A 24-year old Brisbane woman has attacked her Tinder date with a knife after she reportedly answered a mobile call from the man’s de facto. He claims she went crazy and was forced to defend himself. It’s not the first violent end to a Tinder date and it’s unlikely to be the last, which has us questioning how safe Tinder really is. Should we really be using this app?
Slashed with a knife
Yesterday, 24-year-old Alana Jones appeared in a Brisbane court on charges of assault and possession of a dangerous drug following a first date with a 30-year-old she met through Tinder turned sour. Jones’ date was taken to hospital in a stable condition and she was given bail on the condition she doesn’t use Tinder or Facebook to meet people.
Falling from a Gold Coast apartment building
Twenty-eight-year-old Gable Tostee is behind bars after being charged with the murder of 26-year-old Warriena Wright in August last year when she fell from the 14th floor of a Gold Coast apartment building. The pair met through Tinder, but he claims he’s innocent.
Accused Tinder murderer Gable Tostee faces court on five charges represented by his THIRD lawyer since Warrien… http://t.co/3kqj7jmOAb
— TULK MAGAZINE (@tulkmag) January 12, 2015
Rape and abductions
In October last year, a 28-year-old New Zealander in Sydney on business was allegedly gang-raped after meeting up with a man at a Kings Cross restaurant.
In the U.S., a 30-year-old man from Georgia was assaulted and had his car stolen by someone he met via the popular app. In July in Louisiana, a man was arrested for raping a woman he had met through the dating app.
In Dublin, Ireland, a woman was abducted and raped in September after meeting up with a man she’d met via the app.
In New Zealand, media outlets are reporting that police are investigating several rape complaints from women who met guys through Tinder.
And these are just a fraction of the Tinder-related crimes that have been reported.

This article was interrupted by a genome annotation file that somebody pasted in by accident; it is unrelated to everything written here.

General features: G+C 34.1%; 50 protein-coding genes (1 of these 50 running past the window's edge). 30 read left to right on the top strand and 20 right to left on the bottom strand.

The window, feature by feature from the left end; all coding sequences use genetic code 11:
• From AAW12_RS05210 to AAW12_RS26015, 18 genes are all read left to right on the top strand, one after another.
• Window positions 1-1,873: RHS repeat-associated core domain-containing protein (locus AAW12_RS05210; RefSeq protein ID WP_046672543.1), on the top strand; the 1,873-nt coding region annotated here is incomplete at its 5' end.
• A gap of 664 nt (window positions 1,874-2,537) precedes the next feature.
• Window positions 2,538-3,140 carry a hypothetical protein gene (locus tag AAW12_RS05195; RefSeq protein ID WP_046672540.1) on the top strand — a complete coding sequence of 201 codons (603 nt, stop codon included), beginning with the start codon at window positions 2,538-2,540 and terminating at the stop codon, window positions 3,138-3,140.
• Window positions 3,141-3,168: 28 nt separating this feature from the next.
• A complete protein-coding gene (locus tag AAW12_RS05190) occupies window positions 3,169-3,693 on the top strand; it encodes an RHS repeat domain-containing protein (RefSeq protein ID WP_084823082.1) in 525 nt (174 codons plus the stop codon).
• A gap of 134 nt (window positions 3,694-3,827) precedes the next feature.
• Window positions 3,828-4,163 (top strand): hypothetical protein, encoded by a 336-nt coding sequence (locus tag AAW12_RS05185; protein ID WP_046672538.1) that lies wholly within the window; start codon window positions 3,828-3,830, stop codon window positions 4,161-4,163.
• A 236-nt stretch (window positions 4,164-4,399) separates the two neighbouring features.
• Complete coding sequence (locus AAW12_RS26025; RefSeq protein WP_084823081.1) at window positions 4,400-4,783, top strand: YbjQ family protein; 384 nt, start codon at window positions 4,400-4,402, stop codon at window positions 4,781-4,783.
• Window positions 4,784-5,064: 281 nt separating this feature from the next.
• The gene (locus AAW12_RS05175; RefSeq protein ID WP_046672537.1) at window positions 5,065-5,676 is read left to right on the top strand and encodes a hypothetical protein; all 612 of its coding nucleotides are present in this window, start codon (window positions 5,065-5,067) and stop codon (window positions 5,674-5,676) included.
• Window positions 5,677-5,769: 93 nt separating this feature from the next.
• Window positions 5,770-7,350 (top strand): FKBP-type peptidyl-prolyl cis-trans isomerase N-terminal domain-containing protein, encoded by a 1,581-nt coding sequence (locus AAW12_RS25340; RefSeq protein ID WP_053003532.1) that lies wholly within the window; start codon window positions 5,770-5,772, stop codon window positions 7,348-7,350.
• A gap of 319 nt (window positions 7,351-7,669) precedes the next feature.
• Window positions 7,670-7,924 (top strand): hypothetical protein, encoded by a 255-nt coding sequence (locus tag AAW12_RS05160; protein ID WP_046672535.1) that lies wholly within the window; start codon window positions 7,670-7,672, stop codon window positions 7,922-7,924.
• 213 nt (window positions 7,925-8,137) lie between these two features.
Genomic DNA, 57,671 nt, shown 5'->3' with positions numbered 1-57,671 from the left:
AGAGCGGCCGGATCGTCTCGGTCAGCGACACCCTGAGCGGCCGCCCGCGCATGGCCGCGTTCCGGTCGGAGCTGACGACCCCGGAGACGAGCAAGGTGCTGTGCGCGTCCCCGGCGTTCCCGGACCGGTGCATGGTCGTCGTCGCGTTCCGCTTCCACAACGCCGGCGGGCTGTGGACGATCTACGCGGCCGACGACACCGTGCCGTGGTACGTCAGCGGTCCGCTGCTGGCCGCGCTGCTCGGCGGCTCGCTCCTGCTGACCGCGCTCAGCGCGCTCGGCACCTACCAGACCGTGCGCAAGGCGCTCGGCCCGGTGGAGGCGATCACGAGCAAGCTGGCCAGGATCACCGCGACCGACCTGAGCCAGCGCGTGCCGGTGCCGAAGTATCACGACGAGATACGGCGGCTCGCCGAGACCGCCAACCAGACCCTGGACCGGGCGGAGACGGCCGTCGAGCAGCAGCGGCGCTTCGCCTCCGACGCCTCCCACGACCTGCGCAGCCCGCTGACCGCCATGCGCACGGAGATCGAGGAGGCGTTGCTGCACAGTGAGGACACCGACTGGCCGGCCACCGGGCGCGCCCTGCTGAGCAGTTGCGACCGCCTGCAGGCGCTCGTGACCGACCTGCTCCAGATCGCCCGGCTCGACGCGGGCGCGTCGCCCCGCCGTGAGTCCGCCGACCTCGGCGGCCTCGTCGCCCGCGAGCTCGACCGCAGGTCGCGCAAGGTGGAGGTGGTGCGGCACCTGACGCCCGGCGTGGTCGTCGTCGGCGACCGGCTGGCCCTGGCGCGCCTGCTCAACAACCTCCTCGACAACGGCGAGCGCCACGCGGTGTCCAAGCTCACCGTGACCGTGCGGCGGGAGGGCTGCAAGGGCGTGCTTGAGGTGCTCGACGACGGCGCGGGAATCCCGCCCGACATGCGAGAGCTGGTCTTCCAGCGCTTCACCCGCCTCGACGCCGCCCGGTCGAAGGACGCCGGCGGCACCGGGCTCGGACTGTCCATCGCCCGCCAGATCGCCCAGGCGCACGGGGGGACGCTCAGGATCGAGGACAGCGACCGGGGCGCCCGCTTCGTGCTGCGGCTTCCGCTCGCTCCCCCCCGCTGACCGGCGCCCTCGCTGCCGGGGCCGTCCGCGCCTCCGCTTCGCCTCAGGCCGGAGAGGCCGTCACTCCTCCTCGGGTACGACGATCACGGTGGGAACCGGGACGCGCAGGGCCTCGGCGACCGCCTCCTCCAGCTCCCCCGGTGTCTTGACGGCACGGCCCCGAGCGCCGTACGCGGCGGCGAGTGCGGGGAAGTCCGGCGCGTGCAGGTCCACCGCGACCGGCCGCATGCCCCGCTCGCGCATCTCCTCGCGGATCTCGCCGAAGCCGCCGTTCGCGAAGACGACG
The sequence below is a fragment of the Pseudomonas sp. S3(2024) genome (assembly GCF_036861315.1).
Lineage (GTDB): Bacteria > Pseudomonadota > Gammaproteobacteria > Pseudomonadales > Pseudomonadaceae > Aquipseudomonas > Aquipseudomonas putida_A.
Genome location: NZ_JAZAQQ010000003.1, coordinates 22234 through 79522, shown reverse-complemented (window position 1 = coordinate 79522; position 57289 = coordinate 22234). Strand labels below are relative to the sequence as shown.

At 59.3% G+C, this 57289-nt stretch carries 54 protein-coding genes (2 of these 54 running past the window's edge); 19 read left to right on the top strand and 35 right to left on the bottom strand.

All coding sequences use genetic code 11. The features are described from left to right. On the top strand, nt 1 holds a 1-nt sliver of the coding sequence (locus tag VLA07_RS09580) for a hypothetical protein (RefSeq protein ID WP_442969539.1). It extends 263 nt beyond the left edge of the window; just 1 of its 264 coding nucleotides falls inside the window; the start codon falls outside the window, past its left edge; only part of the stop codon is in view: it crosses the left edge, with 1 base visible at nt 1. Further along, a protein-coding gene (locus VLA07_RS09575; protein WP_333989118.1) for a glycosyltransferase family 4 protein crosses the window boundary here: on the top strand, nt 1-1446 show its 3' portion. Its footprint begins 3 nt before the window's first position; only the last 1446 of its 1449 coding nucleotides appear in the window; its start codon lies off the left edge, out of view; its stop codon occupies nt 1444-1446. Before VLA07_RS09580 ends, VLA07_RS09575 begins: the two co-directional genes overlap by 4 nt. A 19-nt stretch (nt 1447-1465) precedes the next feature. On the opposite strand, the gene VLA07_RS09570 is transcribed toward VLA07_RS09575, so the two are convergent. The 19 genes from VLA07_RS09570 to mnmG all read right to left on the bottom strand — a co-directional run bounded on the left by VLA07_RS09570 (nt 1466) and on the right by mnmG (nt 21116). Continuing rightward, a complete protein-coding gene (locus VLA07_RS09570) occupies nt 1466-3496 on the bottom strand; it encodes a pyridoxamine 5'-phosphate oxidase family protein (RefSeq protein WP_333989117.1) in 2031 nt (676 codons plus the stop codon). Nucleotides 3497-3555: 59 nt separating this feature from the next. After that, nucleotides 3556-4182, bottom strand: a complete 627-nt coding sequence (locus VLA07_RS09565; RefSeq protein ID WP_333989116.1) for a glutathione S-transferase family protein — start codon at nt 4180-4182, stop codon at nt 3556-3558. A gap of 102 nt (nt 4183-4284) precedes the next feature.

How popular is Tinder?
The hottest dating app, Tinder claims to make 1 million new matches every day and, with over 10 million users worldwide, it seems to be the new, innovative way to hook up. For the happily matched who haven’t ventured into the world of Tinder, the app allows you to flick through profile pictures of registered users, which can be filtered to those in your immediate area. You swipe right if you’re interested, left if you’re not, and if your swipes match, then you can start chatting straightaway.
Is Tinder safe?
— FORTUNE (@FortuneMagazine) February 26, 2015
Asking if Tinder is safe is like asking if swimming with sharks is safe? Yes, it’s safe as long as you take precautions, but even if you follow the advice of experts, there are no guarantees you won’t get eaten alive.
Keep in mind that there are other ways to meet the potential love of your life without the use of an electronic device.
How to stay safe on Tinder
Don’t use provocative profile pictures
Posing in your bikini or showing off your cleavage will attract the wrong sort of men.
If they look too hot to be true, they probably are
Beware of profiles with photos that are so hot they take your breath away. These are likely to be profiles set up by scammers. If you suspect a profile is a fake, take a screenshot and drop it into a Google Image search to see if there are duplicates online. You need to be realistic; if a bloke has washboard abs and is ridiculously good-looking, it’s unlikely he’s going to need Tinder to find a date.
Run a background check
Make sure they are who they say they are before agreeing to meet up by doing a background check. This should turn up any previous criminal records and records of marriage and divorces.
Meet in a public place and take a friend with you
If you’re meeting up with someone you’ve met online, take a friend with you and make sure you meet in a very public place or politely decline if they ask you to go somewhere private, like a park or their apartment. Even if you go with a friend, make sure another family member knows when to expect you home. It may seem a little over the top, but it’s better to be safe than sorry.
Don’t leave drinks unattended
Buy your own drink, and if you must excuse yourself to go to the bathroom, make sure you take your drink with you.